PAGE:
Following the large-scale invasion of Ukraine by Russia last year, the West deployed a set of financial sanctions unprecedented measures designed to hamper the Russian economy and its ability to finance the war. But after some spectacular seizures of yachts and mansions from Russian oligarchs in Europe, everything seems to have slowed down in such a way that they no longer have the desired effect. Russia may be losing the war on Ukrainian soil, but it is winning it on the economic one thanks to the complicity of various allies and the critical support of global oil companies.
The co-founder of International Transparency, frank voglwrote in The Globalist that the application of sanctions is disappointing. “After a blizzard of publicity in March and April 2022 about the seizure of high-value effects belonging to Putin-allied oligarchs, there was a strange silence on the part of the western judicial authorities”, says Vogl in reference to the almost non-existent judicial approaches related to sanctions.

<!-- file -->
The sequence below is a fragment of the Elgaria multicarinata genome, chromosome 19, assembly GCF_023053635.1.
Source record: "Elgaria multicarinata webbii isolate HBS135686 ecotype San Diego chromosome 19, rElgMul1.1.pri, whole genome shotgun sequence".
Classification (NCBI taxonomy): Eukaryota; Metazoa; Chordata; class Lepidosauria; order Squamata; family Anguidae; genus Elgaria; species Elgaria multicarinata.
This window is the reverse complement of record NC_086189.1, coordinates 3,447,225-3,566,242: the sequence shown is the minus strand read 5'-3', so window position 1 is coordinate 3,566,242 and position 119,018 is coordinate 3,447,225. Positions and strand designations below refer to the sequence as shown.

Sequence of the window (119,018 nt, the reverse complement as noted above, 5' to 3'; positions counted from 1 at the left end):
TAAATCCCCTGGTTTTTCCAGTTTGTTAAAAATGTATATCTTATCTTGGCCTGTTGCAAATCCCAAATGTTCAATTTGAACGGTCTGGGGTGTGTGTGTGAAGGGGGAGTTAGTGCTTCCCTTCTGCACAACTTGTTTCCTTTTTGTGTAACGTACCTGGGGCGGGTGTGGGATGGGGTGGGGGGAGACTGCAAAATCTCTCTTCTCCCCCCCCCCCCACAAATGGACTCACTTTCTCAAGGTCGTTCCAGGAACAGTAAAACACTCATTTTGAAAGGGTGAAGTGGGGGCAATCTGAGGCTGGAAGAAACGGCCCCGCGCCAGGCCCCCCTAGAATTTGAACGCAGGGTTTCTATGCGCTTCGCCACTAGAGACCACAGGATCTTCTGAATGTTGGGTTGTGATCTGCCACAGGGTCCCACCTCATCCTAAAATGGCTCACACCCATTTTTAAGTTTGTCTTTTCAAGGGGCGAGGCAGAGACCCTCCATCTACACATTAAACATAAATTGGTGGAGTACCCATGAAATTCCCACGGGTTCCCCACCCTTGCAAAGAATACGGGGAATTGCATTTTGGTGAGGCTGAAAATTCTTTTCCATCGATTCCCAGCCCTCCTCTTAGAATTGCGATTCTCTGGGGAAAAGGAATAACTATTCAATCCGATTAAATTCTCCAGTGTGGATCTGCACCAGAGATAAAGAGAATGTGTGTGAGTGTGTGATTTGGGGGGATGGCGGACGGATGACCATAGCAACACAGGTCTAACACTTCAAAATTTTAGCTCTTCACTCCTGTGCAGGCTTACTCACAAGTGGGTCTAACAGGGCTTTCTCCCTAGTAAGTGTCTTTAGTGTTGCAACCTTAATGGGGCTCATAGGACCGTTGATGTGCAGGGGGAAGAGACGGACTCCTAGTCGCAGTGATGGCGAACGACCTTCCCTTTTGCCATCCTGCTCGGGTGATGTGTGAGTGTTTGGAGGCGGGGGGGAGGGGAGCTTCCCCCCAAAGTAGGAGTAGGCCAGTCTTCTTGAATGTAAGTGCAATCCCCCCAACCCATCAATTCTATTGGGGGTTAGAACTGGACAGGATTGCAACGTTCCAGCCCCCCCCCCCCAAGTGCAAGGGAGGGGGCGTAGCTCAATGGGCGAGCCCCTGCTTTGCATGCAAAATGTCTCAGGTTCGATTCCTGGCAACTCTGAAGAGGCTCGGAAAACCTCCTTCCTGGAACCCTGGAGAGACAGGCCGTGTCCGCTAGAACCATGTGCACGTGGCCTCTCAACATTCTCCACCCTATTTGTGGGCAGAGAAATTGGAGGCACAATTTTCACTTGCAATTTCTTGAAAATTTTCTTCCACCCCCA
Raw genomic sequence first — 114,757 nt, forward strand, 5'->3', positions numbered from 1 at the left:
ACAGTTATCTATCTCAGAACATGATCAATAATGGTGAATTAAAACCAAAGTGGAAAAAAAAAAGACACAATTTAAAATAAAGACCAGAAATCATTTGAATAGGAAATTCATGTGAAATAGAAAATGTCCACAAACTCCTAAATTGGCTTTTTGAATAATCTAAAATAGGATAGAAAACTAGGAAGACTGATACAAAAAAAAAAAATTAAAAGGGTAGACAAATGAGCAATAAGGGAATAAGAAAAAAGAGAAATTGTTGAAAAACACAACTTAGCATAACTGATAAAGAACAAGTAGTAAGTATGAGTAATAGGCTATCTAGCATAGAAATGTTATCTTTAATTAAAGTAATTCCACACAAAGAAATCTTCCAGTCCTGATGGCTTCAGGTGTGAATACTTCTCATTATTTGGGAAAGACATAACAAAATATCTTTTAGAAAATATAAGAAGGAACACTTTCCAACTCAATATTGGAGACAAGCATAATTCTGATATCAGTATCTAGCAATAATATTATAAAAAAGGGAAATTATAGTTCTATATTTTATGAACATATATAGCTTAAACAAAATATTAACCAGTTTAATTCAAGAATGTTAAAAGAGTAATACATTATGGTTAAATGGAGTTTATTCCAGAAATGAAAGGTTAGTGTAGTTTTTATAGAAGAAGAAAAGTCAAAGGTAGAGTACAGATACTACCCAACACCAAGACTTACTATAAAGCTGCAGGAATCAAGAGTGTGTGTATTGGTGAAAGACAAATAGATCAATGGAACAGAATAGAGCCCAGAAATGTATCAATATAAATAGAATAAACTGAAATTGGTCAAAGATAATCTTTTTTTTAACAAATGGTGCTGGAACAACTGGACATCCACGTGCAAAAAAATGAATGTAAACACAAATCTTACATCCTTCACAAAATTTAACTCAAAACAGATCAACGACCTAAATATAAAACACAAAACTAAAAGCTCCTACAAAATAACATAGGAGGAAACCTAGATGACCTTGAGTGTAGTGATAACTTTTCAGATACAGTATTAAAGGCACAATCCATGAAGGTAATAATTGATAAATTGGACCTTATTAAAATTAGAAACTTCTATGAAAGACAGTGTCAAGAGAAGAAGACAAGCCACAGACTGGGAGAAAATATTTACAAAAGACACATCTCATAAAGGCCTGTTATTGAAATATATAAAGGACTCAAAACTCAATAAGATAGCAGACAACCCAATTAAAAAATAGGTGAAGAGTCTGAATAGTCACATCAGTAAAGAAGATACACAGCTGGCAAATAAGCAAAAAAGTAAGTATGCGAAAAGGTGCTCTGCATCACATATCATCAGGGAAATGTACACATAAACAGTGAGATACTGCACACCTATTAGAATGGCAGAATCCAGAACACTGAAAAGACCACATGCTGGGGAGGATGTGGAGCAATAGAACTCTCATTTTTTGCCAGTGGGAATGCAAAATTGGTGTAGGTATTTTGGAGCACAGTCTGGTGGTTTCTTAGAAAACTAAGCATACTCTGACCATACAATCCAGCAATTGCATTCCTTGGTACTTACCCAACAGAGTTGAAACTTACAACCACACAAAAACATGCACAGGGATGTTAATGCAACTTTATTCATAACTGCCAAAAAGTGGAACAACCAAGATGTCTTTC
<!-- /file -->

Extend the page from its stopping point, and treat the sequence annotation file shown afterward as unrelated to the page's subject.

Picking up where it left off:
Russia’s most successful move to keep its economy afloat is in the de-dollarization of its reserves and the export of oilits most profitable production, which it would not have been able to achieve without the complicity of dozens of large global oil companies. China, India, Türkiye and the United Arab Emirates they are doing more business with Russia than ever before.
According to the organization Global Witnesswhich is dedicated to monitoring the movements of fossil fuels on the planet, since the beginning of the war, Russia exported by sea more than 1,220 million barrels of crude oil for an estimated value of 97,000 million dollars. And to this we must add another 928 million barrels of refined petroleum products. And it was all marketed by the big western oil companies, from Vitol and Gunvor until Shell and BP, which transferred almost 40% of the total: 533 million barrels of Russian oil with an estimated value of 14.8 billion dollars, and another 362 million barrels of refined products.